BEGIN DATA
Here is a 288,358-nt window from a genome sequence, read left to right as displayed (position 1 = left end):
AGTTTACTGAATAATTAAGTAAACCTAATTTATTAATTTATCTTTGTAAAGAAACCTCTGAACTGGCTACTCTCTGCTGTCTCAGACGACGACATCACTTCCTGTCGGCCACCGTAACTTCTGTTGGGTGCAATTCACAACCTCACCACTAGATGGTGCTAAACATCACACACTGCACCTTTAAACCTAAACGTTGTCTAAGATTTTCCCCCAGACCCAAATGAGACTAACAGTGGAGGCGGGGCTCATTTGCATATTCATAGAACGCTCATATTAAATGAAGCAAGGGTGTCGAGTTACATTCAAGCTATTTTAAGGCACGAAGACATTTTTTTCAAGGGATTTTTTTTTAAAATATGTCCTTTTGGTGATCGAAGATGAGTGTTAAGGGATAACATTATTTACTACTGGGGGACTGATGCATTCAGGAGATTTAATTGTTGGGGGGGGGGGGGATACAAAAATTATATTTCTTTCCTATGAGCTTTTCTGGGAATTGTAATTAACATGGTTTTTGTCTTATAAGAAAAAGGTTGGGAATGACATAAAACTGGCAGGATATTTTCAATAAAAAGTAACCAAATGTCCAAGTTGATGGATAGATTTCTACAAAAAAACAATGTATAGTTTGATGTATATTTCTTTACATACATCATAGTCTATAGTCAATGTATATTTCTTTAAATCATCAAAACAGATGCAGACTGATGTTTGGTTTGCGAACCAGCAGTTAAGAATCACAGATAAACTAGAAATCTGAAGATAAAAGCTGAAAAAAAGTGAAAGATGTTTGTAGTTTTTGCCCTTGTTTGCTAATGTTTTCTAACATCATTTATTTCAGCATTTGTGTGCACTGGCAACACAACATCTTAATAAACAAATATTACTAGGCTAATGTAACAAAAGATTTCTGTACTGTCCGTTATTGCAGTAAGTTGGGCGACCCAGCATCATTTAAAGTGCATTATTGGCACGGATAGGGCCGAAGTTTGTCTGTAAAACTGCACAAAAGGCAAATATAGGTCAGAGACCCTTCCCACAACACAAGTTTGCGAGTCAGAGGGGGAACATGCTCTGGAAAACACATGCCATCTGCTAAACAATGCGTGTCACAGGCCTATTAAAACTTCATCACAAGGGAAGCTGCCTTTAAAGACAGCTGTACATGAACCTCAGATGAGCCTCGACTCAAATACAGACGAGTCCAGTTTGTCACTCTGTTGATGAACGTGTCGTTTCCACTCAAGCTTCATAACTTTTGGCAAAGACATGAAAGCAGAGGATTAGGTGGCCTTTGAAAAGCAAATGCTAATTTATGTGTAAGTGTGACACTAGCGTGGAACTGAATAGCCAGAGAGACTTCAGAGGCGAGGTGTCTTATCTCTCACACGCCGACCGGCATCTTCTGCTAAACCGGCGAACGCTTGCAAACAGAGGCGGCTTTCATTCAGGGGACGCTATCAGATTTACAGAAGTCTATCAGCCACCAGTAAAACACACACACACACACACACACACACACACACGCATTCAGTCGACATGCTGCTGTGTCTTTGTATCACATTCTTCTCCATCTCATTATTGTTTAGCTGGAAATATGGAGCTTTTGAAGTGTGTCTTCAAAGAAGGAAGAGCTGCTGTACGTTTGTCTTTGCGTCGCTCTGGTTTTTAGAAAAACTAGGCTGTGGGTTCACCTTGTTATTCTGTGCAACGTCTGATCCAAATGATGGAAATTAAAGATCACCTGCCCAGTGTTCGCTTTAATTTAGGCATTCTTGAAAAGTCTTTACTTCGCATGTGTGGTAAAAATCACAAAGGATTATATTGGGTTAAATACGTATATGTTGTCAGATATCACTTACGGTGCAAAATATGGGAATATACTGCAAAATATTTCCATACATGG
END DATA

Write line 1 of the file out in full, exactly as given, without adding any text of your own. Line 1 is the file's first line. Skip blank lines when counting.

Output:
Here is a 288,358-nt window from a genome sequence, read left to right as displayed (position 1 = left end):